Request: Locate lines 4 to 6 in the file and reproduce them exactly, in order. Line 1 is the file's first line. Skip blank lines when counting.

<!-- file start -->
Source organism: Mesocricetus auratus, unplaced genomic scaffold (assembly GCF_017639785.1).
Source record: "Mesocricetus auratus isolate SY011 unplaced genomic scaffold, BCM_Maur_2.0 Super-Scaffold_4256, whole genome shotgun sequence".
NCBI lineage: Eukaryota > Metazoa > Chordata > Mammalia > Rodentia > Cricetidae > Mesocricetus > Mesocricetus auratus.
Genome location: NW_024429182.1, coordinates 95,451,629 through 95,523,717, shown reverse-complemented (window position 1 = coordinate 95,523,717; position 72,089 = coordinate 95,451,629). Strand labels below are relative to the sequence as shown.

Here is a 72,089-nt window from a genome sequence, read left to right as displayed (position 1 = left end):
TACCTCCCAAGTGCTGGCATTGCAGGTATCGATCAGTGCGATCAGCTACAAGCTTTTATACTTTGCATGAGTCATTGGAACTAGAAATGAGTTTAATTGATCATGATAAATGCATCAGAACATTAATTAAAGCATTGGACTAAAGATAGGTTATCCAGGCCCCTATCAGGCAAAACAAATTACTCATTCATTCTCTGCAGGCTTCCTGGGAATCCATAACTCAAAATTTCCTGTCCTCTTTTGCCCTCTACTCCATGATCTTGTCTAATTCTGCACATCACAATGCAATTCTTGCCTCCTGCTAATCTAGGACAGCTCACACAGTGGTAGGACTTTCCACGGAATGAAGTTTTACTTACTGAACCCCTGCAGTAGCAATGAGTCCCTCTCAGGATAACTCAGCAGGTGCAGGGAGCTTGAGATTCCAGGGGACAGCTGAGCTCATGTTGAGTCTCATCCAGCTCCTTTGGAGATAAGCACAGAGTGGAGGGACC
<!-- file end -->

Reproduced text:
Genome location: NW_024429182.1, coordinates 95,451,629 through 95,523,717, shown reverse-complemented (window position 1 = coordinate 95,523,717; position 72,089 = coordinate 95,451,629). Strand labels below are relative to the sequence as shown.

Here is a 72,089-nt window from a genome sequence, read left to right as displayed (position 1 = left end):
TACCTCCCAAGTGCTGGCATTGCAGGTATCGATCAGTGCGATCAGCTACAAGCTTTTATACTTTGCATGAGTCATTGGAACTAGAAATGAGTTTAATTGATCATGATAAATGCATCAGAACATTAATTAAAGCATTGGACTAAAGATAGGTTATCCAGGCCCCTATCAGGCAAAACAAATTACTCATTCATTCTCTGCAGGCTTCCTGGGAATCCATAACTCAAAATTTCCTGTCCTCTTTTGCCCTCTACTCCATGATCTTGTCTAATTCTGCACATCACAATGCAATTCTTGCCTCCTGCTAATCTAGGACAGCTCACACAGTGGTAGGACTTTCCACGGAATGAAGTTTTACTTACTGAACCCCTGCAGTAGCAATGAGTCCCTCTCAGGATAACTCAGCAGGTGCAGGGAGCTTGAGATTCCAGGGGACAGCTGAGCTCATGTTGAGTCTCATCCAGCTCCTTTGGAGATAAGCACAGAGTGGAGGGACC